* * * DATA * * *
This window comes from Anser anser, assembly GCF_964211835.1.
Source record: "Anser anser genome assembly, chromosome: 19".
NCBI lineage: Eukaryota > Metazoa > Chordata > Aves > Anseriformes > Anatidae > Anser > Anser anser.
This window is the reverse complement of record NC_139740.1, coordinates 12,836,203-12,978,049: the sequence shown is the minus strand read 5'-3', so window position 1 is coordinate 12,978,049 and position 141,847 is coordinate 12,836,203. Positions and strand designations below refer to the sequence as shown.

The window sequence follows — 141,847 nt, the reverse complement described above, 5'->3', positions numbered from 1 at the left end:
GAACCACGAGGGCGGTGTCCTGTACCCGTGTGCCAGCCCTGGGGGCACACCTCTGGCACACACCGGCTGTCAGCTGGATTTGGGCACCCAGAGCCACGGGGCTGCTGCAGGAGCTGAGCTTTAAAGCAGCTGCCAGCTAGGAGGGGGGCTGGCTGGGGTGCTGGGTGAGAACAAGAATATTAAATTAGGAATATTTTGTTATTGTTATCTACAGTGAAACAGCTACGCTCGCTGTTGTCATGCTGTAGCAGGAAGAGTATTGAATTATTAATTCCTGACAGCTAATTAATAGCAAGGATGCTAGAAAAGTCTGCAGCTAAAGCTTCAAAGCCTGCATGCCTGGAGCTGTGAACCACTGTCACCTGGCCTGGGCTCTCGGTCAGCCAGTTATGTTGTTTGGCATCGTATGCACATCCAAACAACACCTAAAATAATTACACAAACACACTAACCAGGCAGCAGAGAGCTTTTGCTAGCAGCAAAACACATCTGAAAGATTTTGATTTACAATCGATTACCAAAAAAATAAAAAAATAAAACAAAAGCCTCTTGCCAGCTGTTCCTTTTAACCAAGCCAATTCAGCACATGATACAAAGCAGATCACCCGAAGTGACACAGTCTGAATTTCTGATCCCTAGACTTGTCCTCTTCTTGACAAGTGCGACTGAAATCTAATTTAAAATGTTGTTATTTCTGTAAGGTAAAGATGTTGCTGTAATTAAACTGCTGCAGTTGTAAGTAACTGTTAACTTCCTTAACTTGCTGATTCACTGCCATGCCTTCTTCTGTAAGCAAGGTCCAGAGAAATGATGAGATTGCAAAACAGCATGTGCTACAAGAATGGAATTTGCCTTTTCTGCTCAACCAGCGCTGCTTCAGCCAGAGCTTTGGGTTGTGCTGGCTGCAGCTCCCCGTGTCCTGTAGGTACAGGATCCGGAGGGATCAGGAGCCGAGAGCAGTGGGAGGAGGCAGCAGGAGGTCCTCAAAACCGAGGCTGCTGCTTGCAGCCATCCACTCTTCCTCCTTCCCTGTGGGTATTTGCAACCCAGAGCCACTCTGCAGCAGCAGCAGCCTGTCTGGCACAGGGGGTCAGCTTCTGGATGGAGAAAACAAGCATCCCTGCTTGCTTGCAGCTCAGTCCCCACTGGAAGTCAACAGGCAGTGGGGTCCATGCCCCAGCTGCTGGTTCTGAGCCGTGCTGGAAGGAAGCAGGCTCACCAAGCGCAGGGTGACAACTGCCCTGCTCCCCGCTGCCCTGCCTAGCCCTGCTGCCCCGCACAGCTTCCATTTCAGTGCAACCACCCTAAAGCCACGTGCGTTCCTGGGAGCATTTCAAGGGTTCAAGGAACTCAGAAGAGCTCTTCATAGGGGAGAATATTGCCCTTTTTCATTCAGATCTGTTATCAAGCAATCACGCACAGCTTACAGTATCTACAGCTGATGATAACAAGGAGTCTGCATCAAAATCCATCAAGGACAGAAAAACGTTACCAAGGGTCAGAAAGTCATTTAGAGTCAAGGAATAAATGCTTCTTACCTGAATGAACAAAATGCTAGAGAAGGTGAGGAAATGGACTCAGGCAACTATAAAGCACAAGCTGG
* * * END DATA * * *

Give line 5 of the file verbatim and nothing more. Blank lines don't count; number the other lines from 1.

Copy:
The window sequence follows — 141,847 nt, the reverse complement described above, 5'->3', positions numbered from 1 at the left end: